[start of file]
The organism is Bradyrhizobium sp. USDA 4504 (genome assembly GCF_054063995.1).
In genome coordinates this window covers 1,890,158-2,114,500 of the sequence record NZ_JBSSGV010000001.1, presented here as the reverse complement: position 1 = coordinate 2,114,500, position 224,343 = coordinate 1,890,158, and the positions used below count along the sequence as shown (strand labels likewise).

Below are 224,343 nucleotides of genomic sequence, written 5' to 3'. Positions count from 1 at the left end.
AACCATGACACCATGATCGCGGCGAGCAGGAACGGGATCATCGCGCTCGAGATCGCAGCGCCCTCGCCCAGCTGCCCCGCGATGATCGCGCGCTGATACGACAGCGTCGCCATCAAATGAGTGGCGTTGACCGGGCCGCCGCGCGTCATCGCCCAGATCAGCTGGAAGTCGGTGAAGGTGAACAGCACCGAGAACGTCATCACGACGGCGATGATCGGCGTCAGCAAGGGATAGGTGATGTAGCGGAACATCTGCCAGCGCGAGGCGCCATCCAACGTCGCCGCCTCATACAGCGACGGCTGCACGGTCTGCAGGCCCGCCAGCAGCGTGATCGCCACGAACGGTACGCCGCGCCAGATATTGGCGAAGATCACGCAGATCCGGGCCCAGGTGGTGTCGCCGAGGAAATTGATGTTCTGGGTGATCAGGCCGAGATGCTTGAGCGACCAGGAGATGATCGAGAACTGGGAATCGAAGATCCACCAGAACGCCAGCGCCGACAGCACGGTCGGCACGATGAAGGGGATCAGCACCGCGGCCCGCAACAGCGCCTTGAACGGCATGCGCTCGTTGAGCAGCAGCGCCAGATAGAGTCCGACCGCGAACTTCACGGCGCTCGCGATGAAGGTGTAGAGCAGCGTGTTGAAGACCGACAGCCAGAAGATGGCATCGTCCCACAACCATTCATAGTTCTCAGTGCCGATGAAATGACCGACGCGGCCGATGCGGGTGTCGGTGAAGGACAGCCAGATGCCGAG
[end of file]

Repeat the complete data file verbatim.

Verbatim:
The organism is Bradyrhizobium sp. USDA 4504 (genome assembly GCF_054063995.1).
In genome coordinates this window covers 1,890,158-2,114,500 of the sequence record NZ_JBSSGV010000001.1, presented here as the reverse complement: position 1 = coordinate 2,114,500, position 224,343 = coordinate 1,890,158, and the positions used below count along the sequence as shown (strand labels likewise).

Below are 224,343 nucleotides of genomic sequence, written 5' to 3'. Positions count from 1 at the left end.
AACCATGACACCATGATCGCGGCGAGCAGGAACGGGATCATCGCGCTCGAGATCGCAGCGCCCTCGCCCAGCTGCCCCGCGATGATCGCGCGCTGATACGACAGCGTCGCCATCAAATGAGTGGCGTTGACCGGGCCGCCGCGCGTCATCGCCCAGATCAGCTGGAAGTCGGTGAAGGTGAACAGCACCGAGAACGTCATCACGACGGCGATGATCGGCGTCAGCAAGGGATAGGTGATGTAGCGGAACATCTGCCAGCGCGAGGCGCCATCCAACGTCGCCGCCTCATACAGCGACGGCTGCACGGTCTGCAGGCCCGCCAGCAGCGTGATCGCCACGAACGGTACGCCGCGCCAGATATTGGCGAAGATCACGCAGATCCGGGCCCAGGTGGTGTCGCCGAGGAAATTGATGTTCTGGGTGATCAGGCCGAGATGCTTGAGCGACCAGGAGATGATCGAGAACTGGGAATCGAAGATCCACCAGAACGCCAGCGCCGACAGCACGGTCGGCACGATGAAGGGGATCAGCACCGCGGCCCGCAACAGCGCCTTGAACGGCATGCGCTCGTTGAGCAGCAGCGCCAGATAGAGTCCGACCGCGAACTTCACGGCGCTCGCGATGAAGGTGTAGAGCAGCGTGTTGAAGACCGACAGCCAGAAGATGGCATCGTCCCACAACCATTCATAGTTCTCAGTGCCGATGAAATGACCGACGCGGCCGATGCGGGTGTCGGTGAAGGACAGCCAGATGCCGAG